A new report published by the Refugee Council today reveals a staggering rise in the numbers of people seeking asylum condemned to wait for over a year for even an initial decision on whether they will be able to remain in the UK.
Freedom of Information (FOI) requests of Home Office data obtained by the charity show that the number of people waiting for more than a year for an initial decision increased almost tenfold from 3,588 people in 2010 to 33,016 in 2020.
Other shocking findings include the number of children waiting longer than a year for an initial decision having increased more than twelve fold from 563 children in 2010 to 6,887 in 2020.
More than 250 people had been waiting for 5 years or more for an initial decision on their case, of whom 55 were children.
The analysis finds that the average waiting time for an initial decision on an asylum case is likely to be between one and three years. It says that the backlog in initial decisions is primarily driven by the number of initial decisions failing to keep pace with the number of asylum applications being made.
The report exposes the detrimental impact asylum delays have on the mental health and wellbeing of people who seek safety in this country having fled war, terror, ongoing conflict and persecution. It says that it is common for Refugee Council staff to see people becoming increasingly unstable as the years of delays to their case and the corresponding uncertainty damages their mental and physical health. In some cases it has led to self-harm and suicidal thoughts.
People caught up in the asylum backlog for years on end also lose any work based skills they arrived with, damaging the integration and employment prospects for the majority of cases that go on to be granted status.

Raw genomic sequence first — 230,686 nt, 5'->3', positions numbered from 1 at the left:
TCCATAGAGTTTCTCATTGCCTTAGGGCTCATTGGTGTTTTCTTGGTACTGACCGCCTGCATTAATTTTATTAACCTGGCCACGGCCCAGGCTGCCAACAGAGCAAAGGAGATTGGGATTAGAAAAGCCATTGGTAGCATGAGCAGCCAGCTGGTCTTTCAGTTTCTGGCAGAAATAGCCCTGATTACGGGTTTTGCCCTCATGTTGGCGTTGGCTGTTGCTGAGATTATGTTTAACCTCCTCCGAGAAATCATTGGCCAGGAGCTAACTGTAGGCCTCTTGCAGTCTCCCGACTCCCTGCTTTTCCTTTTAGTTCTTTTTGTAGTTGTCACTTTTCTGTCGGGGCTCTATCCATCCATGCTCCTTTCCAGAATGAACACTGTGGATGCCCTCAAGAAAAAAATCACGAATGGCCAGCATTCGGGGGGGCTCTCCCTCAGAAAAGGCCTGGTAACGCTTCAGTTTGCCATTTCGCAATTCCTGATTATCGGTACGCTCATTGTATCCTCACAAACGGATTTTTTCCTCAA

The Refugee Council warns that the government’s ‘New Plan for Immigration’ contains no plans to address the backing and will only make this issue far worse, with further delays to the asylum process a highly likely outcome of new inadmissibility rules and other proposed changes to the asylum system.
The charity is calling on the government to urgently address the issue of asylum delays, with recommendations for the Home Office including introducing an effective triaging and prioritisation system, undertaking a review to ascertain the reasons why cases have been waiting for more than a year for an initial decision and establishing a dedicated backlog clearance team.
Enver Solomon, CEO of the Refugee Council, said: “Leaving vulnerable men, women and children waiting for years on end for news of their fate in what feels like a never ending state of limbo is cruel and unjust. It is an incredibly inefficient, ineffective and unfair way to operate a refugee protection system.
We need a system that works by making timely decisions and ensures everybody in need of safety gets a fair hearing. Competence and compassion are what matters. Instead the government’s asylum reforms are likely to lead to even longer waits with even more people condemned to years of worry and uncertainty.”
Ahmad* came to the UK with his wife and two children in 2018 having escaped kidnapping and persecution in his home country. His initial relief at having found safety in a new country, and enthusiasm to rebuild his life here, gradually subsided as the wait for even an initial decision on his claim got longer. Three and a half years later Ahmad is still waiting for his substantive interview and any real clarity on whether the UK can be his and his growing family’s home for the long term.
“Sometimes the Home Office write to us to say that we’ll have our interview in 6 months, but they have so many times, I can no longer rely on their word. In the first year, first two years, I was so tense, always waiting for letters. Your day starts waiting for a letter and ends like this, every day is like this.
I cannot work here. I have two degrees, one in Economics and one in Law, but it means nothing here. I love studying and learning. I was planning on going to university here, do a short-term course here, but time is running out. I am 35 already; maybe I won’t get my status until I am 40 and there’ll be no point to get an education, and I will be thinking about my children’s education.”
*Name has been changed to protect anonymity.